If you want to know more about Boeing’s safety issues, check out the latest Squiz Shortcut.

Australian News Business & Finance

Hustling for new hosts

Victoria is out, but the Commonwealth Games Federation (CGF) hasn’t given up hope of finding a new host for the 2026 event. Like a proud but pimply teenager waiting for someone to ask them out, the organisation says it’s “considering multiple proposals” for both a location and some “innovative new concepts” to give the event a bit of a zhuzh. But it won’t be in Singapore or Malaysia which both recently rejected offers… In its first public statement since Victoria pulled the pin over rising costs, the CGF says “significant progress had been made”, and it’s “excited by the early concepts” to “reset and reframe the Games”. It’s aiming to announce a new host next month. And it doesn’t end there because the preferred 2030 host – the Canadian province of Alberta – has withdrawn its bid, leaving the whole future of the Games in a precarious position…

Sport World News

Total eclipse of the (tortoise) heart

Millions of North Americans have witnessed a 4-minute total solar eclipse early today. Huge crowds turned out for the extremely rare event, prompting some cities to declare a state of emergency, but only the clouds created havoc for sky-gazers as they were plunged into temporary darkness. Researchers carried out scientific experiments, including peering into space with massive cameras to glimpse the Sun’s atmosphere. And people watching along the path of totality were urged to wear special glasses to avoid damaging their eyes. Elsewhere, academics watched animals in zoos – that might sound a bit weird but during the 2017 eclipse, giant Galapagos tortoises suddenly started mating… And in less fruitful endeavours, the phenomenon sparked an array of conspiracy theories and some excellent memes… 

Environment & Science World News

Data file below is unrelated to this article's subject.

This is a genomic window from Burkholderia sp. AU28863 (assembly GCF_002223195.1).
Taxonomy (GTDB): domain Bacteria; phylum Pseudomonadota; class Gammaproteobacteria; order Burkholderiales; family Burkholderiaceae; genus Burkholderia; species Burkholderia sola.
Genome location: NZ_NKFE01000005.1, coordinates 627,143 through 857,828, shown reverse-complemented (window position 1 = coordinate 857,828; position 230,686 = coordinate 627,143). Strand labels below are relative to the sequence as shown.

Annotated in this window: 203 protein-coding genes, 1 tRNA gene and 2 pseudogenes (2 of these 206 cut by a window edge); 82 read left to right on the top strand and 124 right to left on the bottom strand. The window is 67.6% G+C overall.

Tones and I

If you’re old enough to remember the 1980s, you’re probably familiar with the ‘seasonal colour analysis’ fad that aimed to tell us if we’re a “winter” or “summer” person to identify which colours we should/shouldn’t wear. And like all things fashion, what once was old is new again as TikTokers have picked up the trend and run with it for a whole new generation. And like before, getting advice about your seasonality comes at a price – nearly $800 if you’re willing to sit down with the self-proclaimed ’colour analysis queen’ – aka Tatum Schwerin – who makes nearly $50,000 a month from consultations with people desperate to know what tones they should lean into. If that’s a bit rich for your blood, there’s a wide array of content creators giving their advice on TikTok by holding up different swatches of coloured fabric – just don’t ask us if they got it right…

Australian News Culture

Apropos of Nothing – Giddy Up edition

The first foal of legendary racehorse Winx fetched a fortune at auction yesterday as the 18-month-old filly sold for a record-breaking $10 million. The sale smashed an all-time record for a thoroughbred yearling, doubling the $5 million paid for Black Caviar’s half-brother in 2013…

Hippophiles without stables have also had their moment, as young hobby horse fanatics competed in England for a $575 prize. But they had to defend their moment in the spotlight as a lot of people thought the story in Horse & Hound magazine was a joke…

And if equestrian sports really aren’t your thing, you might be more interested in runaway Merino Woody who’s been given a good shearing after spending 3 years on the lamb… There are also some goats going begging in Italy – if you can catch them that is…

Quirky News

Squiz the Day

8.00am (ACST) – National Security Conference with a focus on Indo-Pacific security, national resilience and capability – Canberra

7.00pm (AEST) – A Midsummer Night’s Dream opens as part of Shakespeare Under the Stars (until 28 April) – Sydney

SA Parliament sits, both Houses

Eid al-Fitr 

National Library Workers Day

Birthdays for Nigel Slater (1958), Marc Jacobs (1963), Cynthia Nixon (1966), Kristen Stewart (1990), and Lil Nas X (1999)

Anniversary of:

  • the end of US Civil War after the surrender of the Confederate Army (1865)
  • US troops capturing Baghdad, which led to the fall of Saddam Hussein’s regime (2003)
  • Prince Charles and Camilla’s wedding (2005)
  • the death of Prince Philip (2021)
Squiz the Day